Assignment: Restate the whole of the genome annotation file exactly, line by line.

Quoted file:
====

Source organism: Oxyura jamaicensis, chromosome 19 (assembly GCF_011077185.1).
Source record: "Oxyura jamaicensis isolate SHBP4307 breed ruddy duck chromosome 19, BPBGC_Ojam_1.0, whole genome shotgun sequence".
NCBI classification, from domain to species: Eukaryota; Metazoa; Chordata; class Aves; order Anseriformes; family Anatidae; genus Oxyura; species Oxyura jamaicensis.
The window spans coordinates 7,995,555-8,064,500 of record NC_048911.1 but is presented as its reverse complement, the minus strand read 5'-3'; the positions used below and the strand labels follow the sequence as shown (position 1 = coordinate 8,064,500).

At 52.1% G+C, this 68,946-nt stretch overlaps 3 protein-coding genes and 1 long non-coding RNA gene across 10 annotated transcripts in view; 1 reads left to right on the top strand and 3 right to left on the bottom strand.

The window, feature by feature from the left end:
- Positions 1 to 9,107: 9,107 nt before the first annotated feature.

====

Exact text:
Source organism: Oxyura jamaicensis, chromosome 19 (assembly GCF_011077185.1).
Source record: "Oxyura jamaicensis isolate SHBP4307 breed ruddy duck chromosome 19, BPBGC_Ojam_1.0, whole genome shotgun sequence".
NCBI classification, from domain to species: Eukaryota; Metazoa; Chordata; class Aves; order Anseriformes; family Anatidae; genus Oxyura; species Oxyura jamaicensis.
The window spans coordinates 7,995,555-8,064,500 of record NC_048911.1 but is presented as its reverse complement, the minus strand read 5'-3'; the positions used below and the strand labels follow the sequence as shown (position 1 = coordinate 8,064,500).

At 52.1% G+C, this 68,946-nt stretch overlaps 3 protein-coding genes and 1 long non-coding RNA gene across 10 annotated transcripts in view; 1 reads left to right on the top strand and 3 right to left on the bottom strand.

The window, feature by feature from the left end:
- Positions 1 to 9,107: 9,107 nt before the first annotated feature.